K-State had so many memorable victories in Ahearn that it’s hard to recall them all. I know it was hard to see Ahearn be replaced in 1988. If you’re looking to refresh your memories of Ahearn, go watch the K-State volleyball team play a match!
#4. Farrell Library
I don’t recall doing much studying back in college, but I did like to hang out at Farrell library to meet girls. In the off chance that I WAS actually studying, the 2nd floor was my place of focus. There have been several changes and additions to Farrell (now called Hale) since 1980, and I remember when they added their one-millionth book back in 1986.
#3. Riots in Aggieville
Who could forget October 13, 1984 when we beat KU 24-7 in football? The goal posts were torn down and carried to Aggieville. Soon after one of the largest parties in Aggieville history was underway, and everyone was having a good time.
Things turned ugly when several of the partiers got out of hand by smashing windows, knocking over street signs and overturning cars. I remember police being chased by the crowd while trying to gain control of the situation. Only two years later the same situation unfolded when K-State beat KU 29-12. The second time around students were wearing shirts that said “Riotville.”
#2. Hiring of coach Bill Snyder
Arguably the biggest staff hiring in the history of Kansas State University was the mastermind, Bill Snyder. Prior to coach Snyder, it was hard to stomach watching K-State football. When you’re the first team in the nation to lose 500 games, of course tickets are going to be free! The only positive of the ‘pre-Snyder’ era was getting to carry your cooler with you into the stadium during the games.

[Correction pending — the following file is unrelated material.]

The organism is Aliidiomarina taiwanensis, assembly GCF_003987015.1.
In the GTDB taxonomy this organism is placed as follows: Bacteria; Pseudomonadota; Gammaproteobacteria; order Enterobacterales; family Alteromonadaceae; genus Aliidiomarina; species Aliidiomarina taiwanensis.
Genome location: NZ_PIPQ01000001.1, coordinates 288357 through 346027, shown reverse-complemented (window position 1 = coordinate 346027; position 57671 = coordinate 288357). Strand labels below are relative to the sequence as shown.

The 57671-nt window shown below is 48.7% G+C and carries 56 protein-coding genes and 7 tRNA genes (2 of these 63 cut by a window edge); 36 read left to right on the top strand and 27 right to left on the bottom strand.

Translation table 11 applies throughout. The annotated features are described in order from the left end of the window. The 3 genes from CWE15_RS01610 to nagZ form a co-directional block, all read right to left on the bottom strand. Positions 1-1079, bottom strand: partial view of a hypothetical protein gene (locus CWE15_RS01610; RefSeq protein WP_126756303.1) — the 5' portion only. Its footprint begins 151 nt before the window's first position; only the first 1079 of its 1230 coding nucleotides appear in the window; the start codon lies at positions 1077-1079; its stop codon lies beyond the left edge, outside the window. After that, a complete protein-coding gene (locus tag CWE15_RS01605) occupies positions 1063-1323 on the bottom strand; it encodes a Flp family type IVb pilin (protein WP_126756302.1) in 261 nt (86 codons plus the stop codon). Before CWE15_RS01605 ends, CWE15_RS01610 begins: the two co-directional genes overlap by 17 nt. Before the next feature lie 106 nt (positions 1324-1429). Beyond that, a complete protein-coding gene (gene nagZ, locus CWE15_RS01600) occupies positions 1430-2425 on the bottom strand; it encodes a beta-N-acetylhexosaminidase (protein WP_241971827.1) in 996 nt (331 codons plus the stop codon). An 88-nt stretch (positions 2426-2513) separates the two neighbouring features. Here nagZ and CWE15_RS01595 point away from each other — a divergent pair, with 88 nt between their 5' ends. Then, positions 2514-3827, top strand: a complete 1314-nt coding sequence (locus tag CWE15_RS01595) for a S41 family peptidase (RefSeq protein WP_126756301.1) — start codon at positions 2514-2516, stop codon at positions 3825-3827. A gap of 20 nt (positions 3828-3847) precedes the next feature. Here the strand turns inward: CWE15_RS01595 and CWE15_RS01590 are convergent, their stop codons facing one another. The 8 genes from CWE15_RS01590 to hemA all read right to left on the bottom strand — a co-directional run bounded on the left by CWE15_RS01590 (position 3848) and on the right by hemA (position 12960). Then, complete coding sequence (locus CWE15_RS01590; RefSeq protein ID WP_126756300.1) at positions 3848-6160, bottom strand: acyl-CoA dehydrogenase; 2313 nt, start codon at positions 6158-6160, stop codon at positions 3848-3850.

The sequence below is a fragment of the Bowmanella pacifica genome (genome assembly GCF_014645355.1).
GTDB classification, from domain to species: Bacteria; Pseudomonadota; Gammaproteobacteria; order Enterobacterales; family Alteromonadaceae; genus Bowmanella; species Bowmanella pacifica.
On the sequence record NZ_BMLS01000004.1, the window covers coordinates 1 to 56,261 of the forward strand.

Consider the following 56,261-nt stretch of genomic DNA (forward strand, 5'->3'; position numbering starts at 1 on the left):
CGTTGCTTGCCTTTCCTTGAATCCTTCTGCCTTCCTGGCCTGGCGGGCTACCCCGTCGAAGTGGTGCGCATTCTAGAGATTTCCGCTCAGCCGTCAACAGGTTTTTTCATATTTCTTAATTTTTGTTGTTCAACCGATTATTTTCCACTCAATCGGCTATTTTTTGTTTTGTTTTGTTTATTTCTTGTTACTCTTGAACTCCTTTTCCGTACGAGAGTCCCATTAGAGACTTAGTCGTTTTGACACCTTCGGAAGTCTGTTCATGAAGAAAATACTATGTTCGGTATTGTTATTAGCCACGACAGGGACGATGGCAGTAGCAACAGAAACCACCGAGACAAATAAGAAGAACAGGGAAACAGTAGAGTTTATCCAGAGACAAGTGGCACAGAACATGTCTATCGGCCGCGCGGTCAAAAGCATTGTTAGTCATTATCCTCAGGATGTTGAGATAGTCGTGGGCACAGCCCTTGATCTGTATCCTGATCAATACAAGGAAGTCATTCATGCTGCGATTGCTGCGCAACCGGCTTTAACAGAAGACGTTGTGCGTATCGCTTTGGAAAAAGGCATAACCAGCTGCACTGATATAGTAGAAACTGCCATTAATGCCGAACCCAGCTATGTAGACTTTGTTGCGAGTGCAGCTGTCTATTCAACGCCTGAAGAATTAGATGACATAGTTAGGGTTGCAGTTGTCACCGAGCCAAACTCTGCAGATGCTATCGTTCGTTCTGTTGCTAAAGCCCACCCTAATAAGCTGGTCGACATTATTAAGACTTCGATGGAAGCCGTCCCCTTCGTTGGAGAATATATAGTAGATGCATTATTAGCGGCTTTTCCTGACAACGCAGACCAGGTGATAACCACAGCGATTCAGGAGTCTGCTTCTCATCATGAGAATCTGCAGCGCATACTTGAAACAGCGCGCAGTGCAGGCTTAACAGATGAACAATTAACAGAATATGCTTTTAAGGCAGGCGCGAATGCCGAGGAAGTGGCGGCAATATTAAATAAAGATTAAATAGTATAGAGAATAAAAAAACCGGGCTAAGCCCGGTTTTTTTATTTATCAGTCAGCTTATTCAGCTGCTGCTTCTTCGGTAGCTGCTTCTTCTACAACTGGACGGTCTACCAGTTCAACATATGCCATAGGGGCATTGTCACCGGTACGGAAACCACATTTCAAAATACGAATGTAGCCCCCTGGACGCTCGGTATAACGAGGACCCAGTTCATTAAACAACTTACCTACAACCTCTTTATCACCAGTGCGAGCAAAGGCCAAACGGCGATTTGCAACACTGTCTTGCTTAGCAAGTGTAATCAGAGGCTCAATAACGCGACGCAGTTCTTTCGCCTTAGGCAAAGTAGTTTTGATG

It’s been one of the most amazing things to watch as Coach Snyder has taken the worst football program in the nation and turned it into a conference and national contender. Coach Snyder has put K-State on the map not only for our football team, but our other sports teams and the entire university as well.
#1. Three Big 12 Championships
I can reminisce on my glory days for hours, but I would be hard pressed to find another moment in K-State history since 1980 that is as sweet as winning three Big 12 Conference championships in one academic year. Each sporting season (football, basketball and baseball) was magical on their own, as none of the squads were picked to win the conference title.
Coach Snyder masterfully prepared his team for each game, and narrowly missed making it to the national championship had it not been for Baylor. We also had our first Heisman finalist since Michael Bishop, as Collin Klein finished 3rd in the voting.
The disappointment with Frank Martin leaving the basketball program was felt around Wildcat Nation prior to basketball season last year. However, concerns and chatter about how successful our basketball program would be under new coach Bruce Weber were put to bed as he led the Wildcats to their first conference championship since 1977 and yet another trip to the NCAA tournament.
It was equally as exciting to watch our baseball team win its first conference championship since 1933 (80 years ago). I watched in hope that they would make their first ever appearance at the College World Series, but they were stopped just shy by losing two straight game to Oregon State.
Will we ever see the Wildcats win three conference championships in one year again? Only time will tell, but I sure hope so. Until then, “Faithful to our colors, we shall ever be. Fighting, ever fighting, for a Wildcat victory!”